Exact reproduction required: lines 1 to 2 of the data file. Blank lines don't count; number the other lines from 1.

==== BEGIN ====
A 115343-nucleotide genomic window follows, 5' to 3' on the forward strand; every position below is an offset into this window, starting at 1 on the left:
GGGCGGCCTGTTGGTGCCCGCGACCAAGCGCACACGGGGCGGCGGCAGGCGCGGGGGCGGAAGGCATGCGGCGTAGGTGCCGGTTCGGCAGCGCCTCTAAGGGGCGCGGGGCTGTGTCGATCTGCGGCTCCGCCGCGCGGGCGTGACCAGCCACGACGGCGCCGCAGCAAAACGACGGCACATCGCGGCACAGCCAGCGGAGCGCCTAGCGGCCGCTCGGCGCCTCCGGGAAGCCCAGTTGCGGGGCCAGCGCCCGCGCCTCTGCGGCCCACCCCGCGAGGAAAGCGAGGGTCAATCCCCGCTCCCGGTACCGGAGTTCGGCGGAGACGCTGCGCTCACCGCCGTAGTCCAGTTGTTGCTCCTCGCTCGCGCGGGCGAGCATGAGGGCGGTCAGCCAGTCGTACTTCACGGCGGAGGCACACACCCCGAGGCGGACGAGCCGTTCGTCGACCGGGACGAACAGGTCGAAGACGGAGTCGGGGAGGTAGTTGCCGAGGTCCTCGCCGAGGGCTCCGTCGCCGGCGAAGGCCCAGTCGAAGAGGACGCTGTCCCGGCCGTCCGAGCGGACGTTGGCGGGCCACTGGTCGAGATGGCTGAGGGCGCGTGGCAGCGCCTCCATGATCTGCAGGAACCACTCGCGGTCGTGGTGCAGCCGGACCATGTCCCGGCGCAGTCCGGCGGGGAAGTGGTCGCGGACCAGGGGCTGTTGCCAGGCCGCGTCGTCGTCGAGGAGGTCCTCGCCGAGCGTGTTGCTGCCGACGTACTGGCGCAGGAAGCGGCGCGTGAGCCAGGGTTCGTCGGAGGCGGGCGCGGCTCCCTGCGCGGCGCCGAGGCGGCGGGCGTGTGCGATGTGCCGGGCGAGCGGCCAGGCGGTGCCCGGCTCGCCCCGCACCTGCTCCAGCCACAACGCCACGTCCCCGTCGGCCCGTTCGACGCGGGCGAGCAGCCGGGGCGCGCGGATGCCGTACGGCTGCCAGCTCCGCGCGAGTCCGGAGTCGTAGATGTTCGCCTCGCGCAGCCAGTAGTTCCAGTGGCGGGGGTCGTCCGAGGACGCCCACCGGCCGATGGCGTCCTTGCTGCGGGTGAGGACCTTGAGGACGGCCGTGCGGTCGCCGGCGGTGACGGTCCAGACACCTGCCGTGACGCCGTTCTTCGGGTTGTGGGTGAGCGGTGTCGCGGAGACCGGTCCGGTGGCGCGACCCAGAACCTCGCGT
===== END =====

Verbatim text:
A 115343-nucleotide genomic window follows, 5' to 3' on the forward strand; every position below is an offset into this window, starting at 1 on the left:
GGGCGGCCTGTTGGTGCCCGCGACCAAGCGCACACGGGGCGGCGGCAGGCGCGGGGGCGGAAGGCATGCGGCGTAGGTGCCGGTTCGGCAGCGCCTCTAAGGGGCGCGGGGCTGTGTCGATCTGCGGCTCCGCCGCGCGGGCGTGACCAGCCACGACGGCGCCGCAGCAAAACGACGGCACATCGCGGCACAGCCAGCGGAGCGCCTAGCGGCCGCTCGGCGCCTCCGGGAAGCCCAGTTGCGGGGCCAGCGCCCGCGCCTCTGCGGCCCACCCCGCGAGGAAAGCGAGGGTCAATCCCCGCTCCCGGTACCGGAGTTCGGCGGAGACGCTGCGCTCACCGCCGTAGTCCAGTTGTTGCTCCTCGCTCGCGCGGGCGAGCATGAGGGCGGTCAGCCAGTCGTACTTCACGGCGGAGGCACACACCCCGAGGCGGACGAGCCGTTCGTCGACCGGGACGAACAGGTCGAAGACGGAGTCGGGGAGGTAGTTGCCGAGGTCCTCGCCGAGGGCTCCGTCGCCGGCGAAGGCCCAGTCGAAGAGGACGCTGTCCCGGCCGTCCGAGCGGACGTTGGCGGGCCACTGGTCGAGATGGCTGAGGGCGCGTGGCAGCGCCTCCATGATCTGCAGGAACCACTCGCGGTCGTGGTGCAGCCGGACCATGTCCCGGCGCAGTCCGGCGGGGAAGTGGTCGCGGACCAGGGGCTGTTGCCAGGCCGCGTCGTCGTCGAGGAGGTCCTCGCCGAGCGTGTTGCTGCCGACGTACTGGCGCAGGAAGCGGCGCGTGAGCCAGGGTTCGTCGGAGGCGGGCGCGGCTCCCTGCGCGGCGCCGAGGCGGCGGGCGTGTGCGATGTGCCGGGCGAGCGGCCAGGCGGTGCCCGGCTCGCCCCGCACCTGCTCCAGCCACAACGCCACGTCCCCGTCGGCCCGTTCGACGCGGGCGAGCAGCCGGGGCGCGCGGATGCCGTACGGCTGCCAGCTCCGCGCGAGTCCGGAGTCGTAGATGTTCGCCTCGCGCAGCCAGTAGTTCCAGTGGCGGGGGTCGTCCGAGGACGCCCACCGGCCGATGGCGTCCTTGCTGCGGGTGAGGACCTTGAGGACGGCCGTGCGGTCGCCGGCGGTGACGGTCCAGACACCTGCCGTGACGCCGTTCTTCGGGTTGTGGGTGAGCGGTGTCGCGGAGACCGGTCCGGTGGCGCGACCCAGAACCTCGCGT